After Machu Picchu, we returned to Cusco, to collect our luggage, and move on to our next leg: Bolivia. We planned to travel to Bolivia see the Salar de Uyuni, the worlds largest salt flat. Lana had read about it and put it on the list, and we had heard glowing reviews of it from all of the travelers we’ve met who have been through Bolivia. We really wanted to see it, but we’d also heard amazing things about Colca Canyon and Arequipa in Peru, and we knew we had to be in Buenos Aires by the 29th of November to make our flight to Patagonia. Our time was limited, and we debated chucking our plans that we made before we left, and heading off to places we’d heard about from other travelers. After much hemming and hawing, we decided to go with what we knew we wanted to see. If we bailed on Bolivia now, we would probably always wonder if we should have done it. Plus, we planned to see Lake Titicaca along the way. So we bought bus tickets to Puno, on the shores of lake Titicaca for the next morning, and enjoyed the remainder of our day in Cusco.
Our bus ride was 6 hours, and was reasonably pleasant. The semi-cama (half bed) seats were similar to coach class on an airplane, and the scenery was pretty. Unfortunately, David was starting to get a head cold—probably the same one some of our fellow hikers had on the Inca Trail. But we made it to our hostel, and booked a trip to a couple of the islands on Lake Titicaca for the next day through our hostel. We were also doing the calendar math in our heads, and starting to feel some stress about getting the timing right for a three or four day tour of Salar de Uyuni, while still getting to Buenos Aires in time for the flight we needed to catch.
It didn’t help that the wifi internet in our hostel refused to allow our laptop to connect, leaving us only with the small interface of David’s Android player to do any internet research. Nor did it help that the bathroom smelled pretty strongly of sewer gas, and had not been cleaned very well, if at all, and the carpet was grungy enough that Lana didn’t feel comfortable going barefoot (David never does, so he’s no gauge) in the room. Also, the paper-thin door opened onto a common room where other guests were talking and watching TV. And the single-pane windows faced a busy street full of cabs that were apparently propelled only by the sound waves from their horns. All of this culminated in a combination epiphany/melt-down for Lana, in which she realized that a $27 room was too cheap—or at the very least, this $27 room was too cheap. Using only the tiny Android player, she managed to find a good looking hotel nearby. It was around 9pm, but we headed back out to see if this hotel had any rooms available—we’d already packed our bags in the hopes that we’d find a place. The kind gentleman at the front desk said they only had one room left, and then he wrote the price down on a piece of paper—it would cost us $70. While $70 per room was a little more than we hoped to budget for this portion of our trip, it could have been a $700 room (ok, no, but $170). Unfortunately we’d left our passports back with our bags at the hostel, so we couldn’t effectively check in until we’d left the hostel. But Lana made it clear that we would be back. We hustled back to the hostel, grabbed our bags, and negotiated our exit. In truth, the proprietress was gracious enough and refused Lana’s offer to pay for the room for the night, but she also disagreed with her about the cleanliness of the bathroom. But we paid for our tour the next day and returned to our new hotel with our bags.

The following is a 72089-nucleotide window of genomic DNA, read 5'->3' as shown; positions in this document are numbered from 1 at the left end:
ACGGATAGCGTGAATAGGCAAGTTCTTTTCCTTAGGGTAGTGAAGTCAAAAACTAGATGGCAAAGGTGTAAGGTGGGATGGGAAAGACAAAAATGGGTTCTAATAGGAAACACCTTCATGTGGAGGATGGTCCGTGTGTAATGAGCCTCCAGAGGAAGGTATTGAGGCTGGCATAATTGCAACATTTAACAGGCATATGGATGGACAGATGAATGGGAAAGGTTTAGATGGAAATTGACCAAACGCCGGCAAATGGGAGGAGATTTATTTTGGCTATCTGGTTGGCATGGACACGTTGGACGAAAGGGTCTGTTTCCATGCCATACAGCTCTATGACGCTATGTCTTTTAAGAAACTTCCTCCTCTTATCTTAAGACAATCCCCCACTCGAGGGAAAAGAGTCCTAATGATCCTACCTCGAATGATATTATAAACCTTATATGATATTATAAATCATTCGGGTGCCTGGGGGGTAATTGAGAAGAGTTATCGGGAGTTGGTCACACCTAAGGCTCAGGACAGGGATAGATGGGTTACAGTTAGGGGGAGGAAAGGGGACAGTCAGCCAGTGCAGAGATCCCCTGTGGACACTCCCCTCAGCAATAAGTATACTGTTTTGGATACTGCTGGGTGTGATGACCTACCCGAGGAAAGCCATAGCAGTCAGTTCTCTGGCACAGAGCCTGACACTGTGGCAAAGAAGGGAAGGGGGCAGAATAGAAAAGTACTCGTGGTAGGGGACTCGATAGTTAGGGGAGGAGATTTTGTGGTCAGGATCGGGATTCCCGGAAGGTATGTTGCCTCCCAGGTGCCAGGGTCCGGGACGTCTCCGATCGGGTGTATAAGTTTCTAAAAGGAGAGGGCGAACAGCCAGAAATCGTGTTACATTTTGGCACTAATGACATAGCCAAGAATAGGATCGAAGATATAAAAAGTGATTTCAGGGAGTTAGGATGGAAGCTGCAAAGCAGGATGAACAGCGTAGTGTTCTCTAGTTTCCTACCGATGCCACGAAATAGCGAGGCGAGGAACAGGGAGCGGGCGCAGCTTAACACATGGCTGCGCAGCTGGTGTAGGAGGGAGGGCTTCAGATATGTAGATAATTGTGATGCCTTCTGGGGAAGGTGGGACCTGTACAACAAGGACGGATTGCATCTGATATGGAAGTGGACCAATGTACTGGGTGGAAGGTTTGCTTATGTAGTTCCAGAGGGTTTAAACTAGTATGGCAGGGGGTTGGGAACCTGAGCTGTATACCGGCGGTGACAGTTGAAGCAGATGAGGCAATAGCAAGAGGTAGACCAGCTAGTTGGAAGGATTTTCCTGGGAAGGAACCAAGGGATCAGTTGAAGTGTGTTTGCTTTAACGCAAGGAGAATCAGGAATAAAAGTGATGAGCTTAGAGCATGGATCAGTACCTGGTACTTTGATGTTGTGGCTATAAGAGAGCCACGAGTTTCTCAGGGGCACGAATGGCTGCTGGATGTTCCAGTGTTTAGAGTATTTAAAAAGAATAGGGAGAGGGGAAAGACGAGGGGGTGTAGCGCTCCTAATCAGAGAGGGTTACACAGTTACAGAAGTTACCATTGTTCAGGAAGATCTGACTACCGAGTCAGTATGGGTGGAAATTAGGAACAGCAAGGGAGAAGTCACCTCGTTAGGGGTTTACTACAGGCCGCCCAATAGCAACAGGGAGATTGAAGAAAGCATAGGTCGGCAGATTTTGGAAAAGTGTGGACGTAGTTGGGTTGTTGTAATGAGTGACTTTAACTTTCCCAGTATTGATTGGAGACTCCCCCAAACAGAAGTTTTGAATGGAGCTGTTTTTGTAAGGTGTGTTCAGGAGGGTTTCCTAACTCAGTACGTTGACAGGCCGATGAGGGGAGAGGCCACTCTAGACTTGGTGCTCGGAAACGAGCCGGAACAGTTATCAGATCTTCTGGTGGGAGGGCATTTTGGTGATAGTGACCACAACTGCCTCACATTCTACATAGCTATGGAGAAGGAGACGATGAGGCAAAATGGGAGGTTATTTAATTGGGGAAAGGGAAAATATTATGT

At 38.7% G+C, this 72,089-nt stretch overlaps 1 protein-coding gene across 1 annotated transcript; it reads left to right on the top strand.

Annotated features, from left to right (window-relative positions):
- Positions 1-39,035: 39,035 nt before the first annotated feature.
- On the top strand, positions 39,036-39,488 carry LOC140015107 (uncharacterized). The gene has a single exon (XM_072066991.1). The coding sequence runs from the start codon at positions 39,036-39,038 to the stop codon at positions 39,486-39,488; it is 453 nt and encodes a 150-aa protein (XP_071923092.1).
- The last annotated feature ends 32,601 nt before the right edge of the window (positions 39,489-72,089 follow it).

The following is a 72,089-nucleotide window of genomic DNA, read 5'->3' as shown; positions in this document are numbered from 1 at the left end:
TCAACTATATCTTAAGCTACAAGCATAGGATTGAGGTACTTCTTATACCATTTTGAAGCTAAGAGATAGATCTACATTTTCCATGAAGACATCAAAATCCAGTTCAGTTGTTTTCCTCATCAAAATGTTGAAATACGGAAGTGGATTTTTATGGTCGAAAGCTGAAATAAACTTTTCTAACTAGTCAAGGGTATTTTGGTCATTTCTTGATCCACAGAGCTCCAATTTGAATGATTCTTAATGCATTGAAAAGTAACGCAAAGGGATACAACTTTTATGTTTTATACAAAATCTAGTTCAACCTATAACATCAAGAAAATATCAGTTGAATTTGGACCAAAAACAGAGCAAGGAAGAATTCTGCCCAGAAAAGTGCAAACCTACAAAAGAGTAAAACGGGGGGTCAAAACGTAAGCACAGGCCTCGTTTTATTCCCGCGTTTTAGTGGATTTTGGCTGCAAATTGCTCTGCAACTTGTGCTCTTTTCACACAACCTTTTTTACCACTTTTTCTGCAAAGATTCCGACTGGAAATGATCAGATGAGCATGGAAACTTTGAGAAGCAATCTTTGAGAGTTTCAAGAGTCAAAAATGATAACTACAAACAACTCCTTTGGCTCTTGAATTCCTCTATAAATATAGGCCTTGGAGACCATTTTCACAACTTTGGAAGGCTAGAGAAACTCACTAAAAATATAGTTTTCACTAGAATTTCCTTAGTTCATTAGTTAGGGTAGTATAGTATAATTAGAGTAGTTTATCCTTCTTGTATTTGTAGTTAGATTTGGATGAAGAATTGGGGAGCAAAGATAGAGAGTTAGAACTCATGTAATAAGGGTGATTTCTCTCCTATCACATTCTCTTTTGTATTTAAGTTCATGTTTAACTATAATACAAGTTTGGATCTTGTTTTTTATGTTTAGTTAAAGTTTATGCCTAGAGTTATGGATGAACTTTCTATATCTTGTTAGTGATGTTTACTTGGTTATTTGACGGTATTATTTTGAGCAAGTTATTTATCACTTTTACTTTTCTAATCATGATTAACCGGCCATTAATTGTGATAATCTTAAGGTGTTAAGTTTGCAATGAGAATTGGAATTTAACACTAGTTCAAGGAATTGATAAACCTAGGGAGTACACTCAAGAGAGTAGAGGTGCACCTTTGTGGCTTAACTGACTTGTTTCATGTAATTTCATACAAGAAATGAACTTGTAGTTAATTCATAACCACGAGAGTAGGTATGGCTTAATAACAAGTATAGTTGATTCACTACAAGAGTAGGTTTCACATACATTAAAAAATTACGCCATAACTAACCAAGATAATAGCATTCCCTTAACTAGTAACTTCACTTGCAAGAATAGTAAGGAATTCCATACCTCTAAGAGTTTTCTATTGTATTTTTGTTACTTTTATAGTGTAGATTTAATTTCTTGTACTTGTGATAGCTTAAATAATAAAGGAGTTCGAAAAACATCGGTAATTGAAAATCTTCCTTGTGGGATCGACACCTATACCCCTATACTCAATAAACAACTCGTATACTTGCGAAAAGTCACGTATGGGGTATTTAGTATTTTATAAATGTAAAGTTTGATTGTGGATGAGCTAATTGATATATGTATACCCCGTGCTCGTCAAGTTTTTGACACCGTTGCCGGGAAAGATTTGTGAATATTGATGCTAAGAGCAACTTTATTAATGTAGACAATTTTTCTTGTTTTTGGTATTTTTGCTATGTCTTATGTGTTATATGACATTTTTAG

We don’t want to exaggerate, but it did feel like stepping into a different world. The bathroom sink had hot water--a first for us since leaving Quito. It was intensely clean, peaceful, and unscented. We slept like dead things. I don’t think the pictures can do justice to the difference, but here goes:
Despite the awkwardness of returning to a hostel where we refused to stay the previous night in order to depart for our tour, we did just that for our tour of Lake Titicaca. Our first stop was the floating islands of Uros, which are made of peat and layers reeds, about 4 feet deep. They are anchored in water that’s about 40 feet deep, and when larger boats pass, you can see and feel the ripples moving through the island surface. Several families live on each island, in a collection of reed huts. Fascinating, but also very, very tourist-oriented. There is a different collection of floating islands on the opposite side of the lake where the locals have no interest in tourism; more power to them!
Our second stop was the island Taquile, which was beautiful. It is a self-governed island that is largely self-sufficient. We enjoyed a brisk hike up to the main village, about 450 feet above the lake surface, where we had lunch, and then hiked down to a different bay, where our boat picked us up. We struck up conversation with a couple from Manchester, UK, who are also travelling for a year. She’s a teacher, and can actually arrange a leave of absence; he was in IT, and was just as burned out by 24/7 on-call as David was. We had an hour-long boat ride back, which was a good amount of time for a nap. We’ve gotten quite good at sleeping on boats; the rocking motion is quite lulling.